a interfaceing type rectangle the same size as the last two. I was out of interfacing but I have some extra canvas drop cloth laying around so I used that. "make it work"
and 2 long rectangles (3X30ish)
Take your big square and fold it in half and then iron that so you have a middle mark. Then at what you would consider the top put a plate.
Then use your rotary cutter to make it round. If you don't have a rotary cutter go buy one.... it will change your life. Kidding. Just draw the line and cut it out. Although a rotary cutter would change your life.
Moving right along. Open it back up and at the bottom cut little slits about 1/4 the way up about 1/4 an inch deep. Then fold those in (I would suggest ironing them down.) and the sew them down. I really hope I am not typing jiberish at this point.
Now fold that part you just sewed down over onto the upper part of your square so there is about a half inch and then sew a little line. This makes a casting for your elastic in the back of you bonnet (I think it must be getting late. I just started sing the words to Make a Little Bird House in You Soul by They Might Be Giants, in my head you know the part where it goes, "Hey not to put to fine a point on it, say I am the only bee in your bonnet, make a little bird house it your soul." Ummm are we still friends after that crazy outburst?)
Thread your elastic into your casting. As the end of the elastic reaches the opening of the casting sew it down. Then pull it to the other side and sew that down. and now you have this.
Now make your bonnet brim.
Take you 5x20 (or whatever) rectangles and stack them up. Right sides together on the fabric and the "interfacing" on the bottom, unless you like the idea of having canvas showing on the underneath side of your brim. Then put them right sides together with canvas in the middle. Like a canvas sandwich.
Take that nice little stack and fold it in half (so you have a 5x10 inch rectangle) and iron that so you have a center mark. Then cut is rounded with a plate much like you did on your square.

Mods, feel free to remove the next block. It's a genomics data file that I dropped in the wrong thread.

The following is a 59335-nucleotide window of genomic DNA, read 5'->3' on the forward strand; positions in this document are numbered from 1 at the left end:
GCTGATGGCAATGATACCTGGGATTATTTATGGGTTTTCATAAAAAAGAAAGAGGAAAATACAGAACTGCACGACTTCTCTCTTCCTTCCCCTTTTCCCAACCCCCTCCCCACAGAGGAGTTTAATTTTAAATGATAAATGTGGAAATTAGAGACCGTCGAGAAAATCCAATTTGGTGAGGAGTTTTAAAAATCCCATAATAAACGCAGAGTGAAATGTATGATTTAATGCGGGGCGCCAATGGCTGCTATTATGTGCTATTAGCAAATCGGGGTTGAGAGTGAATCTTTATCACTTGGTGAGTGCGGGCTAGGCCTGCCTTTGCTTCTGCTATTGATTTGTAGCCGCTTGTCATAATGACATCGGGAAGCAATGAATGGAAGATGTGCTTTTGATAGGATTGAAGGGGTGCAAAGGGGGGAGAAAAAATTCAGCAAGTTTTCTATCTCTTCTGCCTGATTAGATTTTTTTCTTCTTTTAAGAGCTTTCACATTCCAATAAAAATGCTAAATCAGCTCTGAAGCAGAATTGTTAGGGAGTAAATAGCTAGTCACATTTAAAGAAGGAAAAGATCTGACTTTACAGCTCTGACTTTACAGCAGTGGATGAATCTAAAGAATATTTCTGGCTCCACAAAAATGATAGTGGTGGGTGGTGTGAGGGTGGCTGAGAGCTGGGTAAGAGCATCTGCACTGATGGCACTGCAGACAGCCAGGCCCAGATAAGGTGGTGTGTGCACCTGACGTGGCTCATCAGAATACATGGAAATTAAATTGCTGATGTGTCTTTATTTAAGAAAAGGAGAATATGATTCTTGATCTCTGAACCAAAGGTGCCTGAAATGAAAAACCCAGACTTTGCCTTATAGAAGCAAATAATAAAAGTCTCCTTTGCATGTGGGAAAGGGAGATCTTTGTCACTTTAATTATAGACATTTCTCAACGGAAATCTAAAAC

Unfold and sew the piece together. (Man this is really seaming like a pain in the butt at this point. I swear it was really quick and easy to do. But seriously is any one even still reading at this point or did you all fall asleep. Maybe I should just stop.)
Well since someone might actually need to make on of these I will keep going. Turn your brim right side out and iron it nice and flat. Then I top stitched a few line into it to make it stronger and prettier.
For this bonnet I only did 2 lines, but for my bonnet I think I did like 4 rows of top stitching.
Now take you 3x30 rectangles and fold them to be 1.5x30 and iron that down. Then fold the edges up to the middle fold and iron that. You now have a 1X30 inch piece for the ties. Sew those on where the casting with the elastic is.
Gather the rounded top of what was your square and gather it so that the center lines that you ironed on to your square and the center line on your brim line up and the rounded part of your brim ends right at your ties.
Once that is sewn on you are done. I hope I didn't loose to many of you along the way. Please feel free to ask questions. Since I kind just made this up too.
And I just have to share my little urban pioneer cowboy with ya'll.
BTW it is late and I am sleepy so I am going to just let this post and possibly remember to proof read it tomorrow when sanity and function have returned to my brain. So if there are any major typos where is looks like I really just have no grasp of the English language....
well if you have been reading my blog for a while you already knew that and if you haven't I bet you weren't actually reading most of that anyway... I will try to fix it soon.